The gel-like (pudding-like) consistency of kefir is due to kefiran, a plysaccharide which has some interesting properties like transforming galactose. Like Yogurt, Kefir is far more digestible than milk. This morning I ate 750 ml (3 cups) and am pretty much good. The same amount of milk would have cause unordinate fermentation and bloating in my stomach.

The various bacteria contained in kefir have many protective properties which are listed in this recent scientific paper from Prado et al., 2015.. reducing cholesterol and protection from tumours  are a couple of examples.

Galactose in kefir is turned into lactic acid and ethanol (alchol), that's why probably is well tolerated even by those untolerant to milk.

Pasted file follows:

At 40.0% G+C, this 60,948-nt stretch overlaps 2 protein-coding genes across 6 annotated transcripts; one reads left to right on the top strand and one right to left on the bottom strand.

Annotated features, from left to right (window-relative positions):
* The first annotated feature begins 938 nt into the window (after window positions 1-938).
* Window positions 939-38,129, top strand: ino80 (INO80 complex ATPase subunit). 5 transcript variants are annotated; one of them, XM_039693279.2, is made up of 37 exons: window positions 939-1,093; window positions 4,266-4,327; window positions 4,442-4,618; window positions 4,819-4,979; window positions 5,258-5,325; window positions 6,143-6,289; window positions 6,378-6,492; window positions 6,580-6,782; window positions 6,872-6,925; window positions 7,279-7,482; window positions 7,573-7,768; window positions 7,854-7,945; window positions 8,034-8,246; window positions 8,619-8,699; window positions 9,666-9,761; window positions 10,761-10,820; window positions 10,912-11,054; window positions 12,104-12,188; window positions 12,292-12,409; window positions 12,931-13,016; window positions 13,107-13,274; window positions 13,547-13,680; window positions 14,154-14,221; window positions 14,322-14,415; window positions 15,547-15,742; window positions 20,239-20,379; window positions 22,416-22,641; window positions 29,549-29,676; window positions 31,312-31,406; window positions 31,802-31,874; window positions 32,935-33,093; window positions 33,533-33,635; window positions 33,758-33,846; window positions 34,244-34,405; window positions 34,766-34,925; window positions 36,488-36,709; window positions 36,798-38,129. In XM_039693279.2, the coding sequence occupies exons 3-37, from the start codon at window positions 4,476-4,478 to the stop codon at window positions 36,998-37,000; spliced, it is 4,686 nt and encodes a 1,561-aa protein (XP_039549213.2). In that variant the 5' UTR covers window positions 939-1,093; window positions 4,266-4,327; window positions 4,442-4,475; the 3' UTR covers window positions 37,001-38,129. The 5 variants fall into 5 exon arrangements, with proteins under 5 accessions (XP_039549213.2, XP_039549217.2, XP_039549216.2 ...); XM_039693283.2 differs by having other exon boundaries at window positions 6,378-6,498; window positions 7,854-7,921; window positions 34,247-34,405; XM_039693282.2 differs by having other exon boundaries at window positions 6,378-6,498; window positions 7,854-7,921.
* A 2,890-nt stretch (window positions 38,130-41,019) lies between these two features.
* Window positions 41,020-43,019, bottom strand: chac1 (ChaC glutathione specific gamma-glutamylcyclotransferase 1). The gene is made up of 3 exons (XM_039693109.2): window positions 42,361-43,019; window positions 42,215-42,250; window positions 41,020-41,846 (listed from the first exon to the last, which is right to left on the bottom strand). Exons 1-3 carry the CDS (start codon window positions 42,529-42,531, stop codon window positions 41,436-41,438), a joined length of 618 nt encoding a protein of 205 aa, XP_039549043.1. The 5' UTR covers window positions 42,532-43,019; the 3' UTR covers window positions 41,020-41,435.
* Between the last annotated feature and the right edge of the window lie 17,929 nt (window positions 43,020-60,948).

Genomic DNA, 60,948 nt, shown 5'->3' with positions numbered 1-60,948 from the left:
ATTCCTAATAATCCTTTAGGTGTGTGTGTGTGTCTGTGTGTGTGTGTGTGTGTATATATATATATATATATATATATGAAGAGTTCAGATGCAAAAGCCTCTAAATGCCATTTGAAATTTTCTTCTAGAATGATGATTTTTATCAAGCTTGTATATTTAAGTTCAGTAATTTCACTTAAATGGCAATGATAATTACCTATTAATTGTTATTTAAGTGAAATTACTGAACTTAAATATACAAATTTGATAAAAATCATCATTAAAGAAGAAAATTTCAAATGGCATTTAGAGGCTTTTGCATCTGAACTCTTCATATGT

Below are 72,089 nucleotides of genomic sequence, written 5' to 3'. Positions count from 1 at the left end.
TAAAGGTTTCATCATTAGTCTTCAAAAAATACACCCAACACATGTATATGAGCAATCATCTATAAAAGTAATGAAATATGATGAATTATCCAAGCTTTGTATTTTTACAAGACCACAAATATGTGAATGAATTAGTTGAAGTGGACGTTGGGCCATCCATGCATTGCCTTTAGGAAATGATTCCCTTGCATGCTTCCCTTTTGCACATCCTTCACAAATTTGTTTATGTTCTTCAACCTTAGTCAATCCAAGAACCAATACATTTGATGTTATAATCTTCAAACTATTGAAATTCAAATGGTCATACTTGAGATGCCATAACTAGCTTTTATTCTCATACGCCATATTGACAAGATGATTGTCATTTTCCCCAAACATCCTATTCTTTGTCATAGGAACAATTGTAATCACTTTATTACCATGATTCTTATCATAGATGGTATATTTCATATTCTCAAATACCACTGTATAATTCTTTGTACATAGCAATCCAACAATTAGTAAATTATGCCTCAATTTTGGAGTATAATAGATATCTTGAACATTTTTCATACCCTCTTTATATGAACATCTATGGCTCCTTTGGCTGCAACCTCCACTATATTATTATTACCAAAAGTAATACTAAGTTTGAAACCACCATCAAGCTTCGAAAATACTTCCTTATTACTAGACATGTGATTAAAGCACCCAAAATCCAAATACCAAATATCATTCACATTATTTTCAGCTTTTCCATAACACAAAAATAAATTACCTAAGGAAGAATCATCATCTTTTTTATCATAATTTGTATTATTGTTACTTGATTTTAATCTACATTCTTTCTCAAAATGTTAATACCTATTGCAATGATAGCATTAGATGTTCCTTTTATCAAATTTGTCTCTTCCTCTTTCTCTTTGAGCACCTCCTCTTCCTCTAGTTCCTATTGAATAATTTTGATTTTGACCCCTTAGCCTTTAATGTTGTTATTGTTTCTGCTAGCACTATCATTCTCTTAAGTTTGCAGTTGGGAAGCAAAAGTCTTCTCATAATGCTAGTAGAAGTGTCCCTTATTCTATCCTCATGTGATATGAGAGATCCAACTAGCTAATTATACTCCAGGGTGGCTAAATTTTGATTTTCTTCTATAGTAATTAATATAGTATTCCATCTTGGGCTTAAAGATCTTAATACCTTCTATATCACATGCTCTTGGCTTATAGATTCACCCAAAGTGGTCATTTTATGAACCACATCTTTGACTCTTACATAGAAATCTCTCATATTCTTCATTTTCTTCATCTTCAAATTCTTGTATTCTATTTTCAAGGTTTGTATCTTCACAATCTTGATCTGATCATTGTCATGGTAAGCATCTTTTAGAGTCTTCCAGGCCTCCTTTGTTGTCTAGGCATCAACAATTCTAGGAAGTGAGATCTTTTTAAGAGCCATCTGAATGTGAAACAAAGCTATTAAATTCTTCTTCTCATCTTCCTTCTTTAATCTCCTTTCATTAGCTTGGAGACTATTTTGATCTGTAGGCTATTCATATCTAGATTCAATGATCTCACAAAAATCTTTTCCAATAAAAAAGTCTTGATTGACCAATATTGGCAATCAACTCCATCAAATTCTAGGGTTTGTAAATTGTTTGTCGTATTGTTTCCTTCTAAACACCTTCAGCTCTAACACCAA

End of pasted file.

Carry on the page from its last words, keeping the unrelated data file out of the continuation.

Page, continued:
The disadvantage: kefir contains a small amount of alcohol, up to 2%.
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« Reply #1 on: Dec 17, 2016 06:48 pm »

I drank kefir for a good portion of my life. The yogurt I eat has active cultures and says do on the side. It is different then the the dessert type yogurts which I am not so sure about their nutritional values and besides most commercial yogurt has geletan in it which is a meat product. But I believe kefir has some of the same ingredients as yogurt. Especially these live cultures. The yogurt I usually buy called Chobani and says right on the side in bold letters; active ingredients.

I was very attracted to kefir when I was sick for a long period and it sold in the stores for as low as $2.75 a quart.